Rediscovering the saga seed tree

The kids picked these up in the park when they spent some time at the sandpit in the morning.

Their collection of saga seeds reminded me of my own childhood collecting as many of the seeds as I could find to have enough for my mom to sew mini bean bags for the game of “five stones”.  🙂

DD asked to open up the pod.  So we did and found seeds in various stages of maturity.  My curiosity sufficiently piqued, I went to look up information on the Saga Seed Tree.

  • Saga seeds can only germinate if they are scratched (scarified), boiled for one minute, or dipped in sulphuric acid. This suggests that in nature, they must be eaten and go through the digestive system of an animal before germination.
  • The tiny yellow flowers of the saga tree are said to smell vaguely like orange blossoms.
  • The tree bears fruit in the shape of curved hanging green pods that turn brown, coil up and split open as they ripen to reveal small bright red seeds.

  • The tree is native to India and southern China, but is now found throughout the tropics.
  • Scientific name: Adenanthera pavonina

Uses as food: The young leaves can be cooked and eaten. The leaves were also used to supplement animal fodder, or mulched to fertilise crops. The seeds were roasted and eaten in Melanesia and Polynesia and the people there called it the “food tree”. In Java, they are roasted, shelled, then eaten with rice. They are said to taste like soy bean. The raw seeds are toxic and may cause intoxication. Studies show the cooked seed to be rich in oil and proteins and easily digested by both humans and livestock.

Other uses: These attractive seeds have been used as beads in jewellery, leis and rosaries. They were also used in ancient India for weighing gold. The seeds are curiously similar in weight. Four seeds make up about one gramme. In fact the name “saga” is traced to the Arabic term for “goldsmith”. In India, it is believed that a person may have as many wishes as elephants found in a saga seed. The ground seeds can produce an oil which was used as an industrial lubricant.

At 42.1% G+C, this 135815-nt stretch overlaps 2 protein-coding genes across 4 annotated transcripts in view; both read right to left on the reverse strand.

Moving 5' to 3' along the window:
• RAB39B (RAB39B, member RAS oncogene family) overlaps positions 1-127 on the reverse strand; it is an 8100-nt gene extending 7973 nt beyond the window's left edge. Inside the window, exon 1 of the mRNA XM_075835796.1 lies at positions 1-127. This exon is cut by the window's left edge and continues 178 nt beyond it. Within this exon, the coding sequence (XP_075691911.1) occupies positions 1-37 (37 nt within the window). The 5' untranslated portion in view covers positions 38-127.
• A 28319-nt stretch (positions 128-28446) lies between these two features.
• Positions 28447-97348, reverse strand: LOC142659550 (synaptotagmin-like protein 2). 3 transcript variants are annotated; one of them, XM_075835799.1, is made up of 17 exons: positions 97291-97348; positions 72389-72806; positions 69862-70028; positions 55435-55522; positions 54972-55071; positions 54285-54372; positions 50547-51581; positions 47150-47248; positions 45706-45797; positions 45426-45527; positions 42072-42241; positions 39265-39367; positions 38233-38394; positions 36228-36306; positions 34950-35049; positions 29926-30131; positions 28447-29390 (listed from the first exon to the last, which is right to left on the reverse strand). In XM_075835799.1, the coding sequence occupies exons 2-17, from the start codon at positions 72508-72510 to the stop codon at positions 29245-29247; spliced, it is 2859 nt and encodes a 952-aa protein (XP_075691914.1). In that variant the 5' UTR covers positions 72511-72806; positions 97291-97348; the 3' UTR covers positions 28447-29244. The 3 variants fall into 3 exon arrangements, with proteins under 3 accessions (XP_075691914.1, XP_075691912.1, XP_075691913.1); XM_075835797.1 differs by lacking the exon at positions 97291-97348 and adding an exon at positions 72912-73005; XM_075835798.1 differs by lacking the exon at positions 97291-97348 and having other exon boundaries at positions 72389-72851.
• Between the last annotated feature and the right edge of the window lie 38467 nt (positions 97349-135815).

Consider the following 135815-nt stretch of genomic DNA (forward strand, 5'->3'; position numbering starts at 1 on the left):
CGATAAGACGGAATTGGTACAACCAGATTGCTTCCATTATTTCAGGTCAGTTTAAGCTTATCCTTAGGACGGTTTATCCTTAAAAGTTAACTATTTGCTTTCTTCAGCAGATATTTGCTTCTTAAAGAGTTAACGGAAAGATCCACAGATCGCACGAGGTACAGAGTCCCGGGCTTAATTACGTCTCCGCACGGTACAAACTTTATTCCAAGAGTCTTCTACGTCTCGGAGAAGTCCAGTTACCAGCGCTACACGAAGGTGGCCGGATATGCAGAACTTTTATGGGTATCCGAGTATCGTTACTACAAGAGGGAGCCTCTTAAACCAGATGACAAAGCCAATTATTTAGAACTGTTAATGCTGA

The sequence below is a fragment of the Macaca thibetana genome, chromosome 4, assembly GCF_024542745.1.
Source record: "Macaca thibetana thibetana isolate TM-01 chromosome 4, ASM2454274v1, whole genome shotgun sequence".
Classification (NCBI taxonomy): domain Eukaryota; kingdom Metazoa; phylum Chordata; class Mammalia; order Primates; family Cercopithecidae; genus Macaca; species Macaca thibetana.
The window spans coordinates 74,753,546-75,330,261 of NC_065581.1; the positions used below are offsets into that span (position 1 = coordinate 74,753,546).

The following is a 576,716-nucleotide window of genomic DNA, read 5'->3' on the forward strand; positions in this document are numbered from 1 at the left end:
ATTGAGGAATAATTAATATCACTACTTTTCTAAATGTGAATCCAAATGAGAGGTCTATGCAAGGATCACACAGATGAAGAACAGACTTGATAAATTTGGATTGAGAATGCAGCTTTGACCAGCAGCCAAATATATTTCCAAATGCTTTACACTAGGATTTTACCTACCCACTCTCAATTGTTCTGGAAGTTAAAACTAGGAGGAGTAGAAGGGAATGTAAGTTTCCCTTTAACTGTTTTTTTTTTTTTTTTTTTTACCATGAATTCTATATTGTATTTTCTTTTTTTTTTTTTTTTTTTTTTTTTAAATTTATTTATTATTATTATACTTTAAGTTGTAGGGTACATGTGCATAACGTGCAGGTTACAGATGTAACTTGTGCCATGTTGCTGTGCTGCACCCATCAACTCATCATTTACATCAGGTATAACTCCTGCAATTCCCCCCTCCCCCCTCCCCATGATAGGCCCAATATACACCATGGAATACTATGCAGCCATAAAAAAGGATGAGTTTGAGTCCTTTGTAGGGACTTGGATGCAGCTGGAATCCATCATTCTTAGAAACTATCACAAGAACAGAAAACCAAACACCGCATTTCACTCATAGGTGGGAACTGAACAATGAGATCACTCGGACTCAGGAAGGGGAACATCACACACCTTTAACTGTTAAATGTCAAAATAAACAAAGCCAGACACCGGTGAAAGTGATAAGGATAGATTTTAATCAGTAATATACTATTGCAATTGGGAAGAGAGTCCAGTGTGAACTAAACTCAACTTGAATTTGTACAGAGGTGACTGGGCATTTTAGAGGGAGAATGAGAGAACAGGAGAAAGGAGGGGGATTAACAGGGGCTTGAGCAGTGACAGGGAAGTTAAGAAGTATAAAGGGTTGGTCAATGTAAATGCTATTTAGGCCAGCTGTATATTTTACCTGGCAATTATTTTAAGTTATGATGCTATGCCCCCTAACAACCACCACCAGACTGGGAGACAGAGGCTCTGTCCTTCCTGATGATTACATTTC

Role in the habitat:  The Saga Seed Tree is believed to be able to fix nitrogen and thus help rejuvenate soils.

Just imagine, all of that learnt in a morning! 😉


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14 responses to “Rediscovering the saga seed tree”

  1. Angela says :

    Hi, I’m actually looking for saga seeds. Is it ok to tell me where your children found them? Thanks!

  2. maisy says :

    In Singapore I, bought 100 saga seeds from a shop!!!

    • iwonderbee says :

      Hi Maisy,
      Oh my word! I did not know they sell saga seeds – which shop was that and did you buy it for cooking or craft purposes? 🙂

  3. maisy says :

    when are saga seeds in season???

    • iwonderbee says :

      Hi Maisy,

      An interesting question! I must admit I have not really ever checked or thought about that. From my perspective, they seem to be in season all year round from the looks of it. I remember collecting many many of those little seeds over a period of some time, for my mother to sew little beanbags for the game of five stones.

  4. maisy says :

    are saga seeds for cooking and eating?

    • iwonderbee says :

      Hi Maisy,

      Not where I live but I know that some cultures do. You could probably research it further on the internet. I have never tried it myself 🙂

  5. Maisy says :

    What’s DD?

  6. maisy says :

    oh, actually I bought 300 saga seeds!!!!!

  7. Gopalino says :

    Hello, any idea which animal actually eats the saga seeds? Need the info for my science project and have not found the answer yet, tks.

  8. peter says :

    hello iwonderbee!! is it possible to state the location of where you found the saga seeds? really need them to do something nice for someone special haah

    • iwonderbee says :

      Hi Peter, I guess first of all you need to be in Singapore for me providing the location to make sense. There are about 2000 saga seed trees across the island of Singapore. Two good sources are the park at Bukit Chandu and the beach at East Coast Park. But if you need a lot in a very short time for a craft piece, it might be better to try sourcing through craft stores.

  9. Seema says :

    Hey! There r saga trees at St Jones island. In my 10 days vipassana course, where u maintain a noble silence through out the 10 days, collecting these seeds was a real fun. By the end of my course I had a bag full:)

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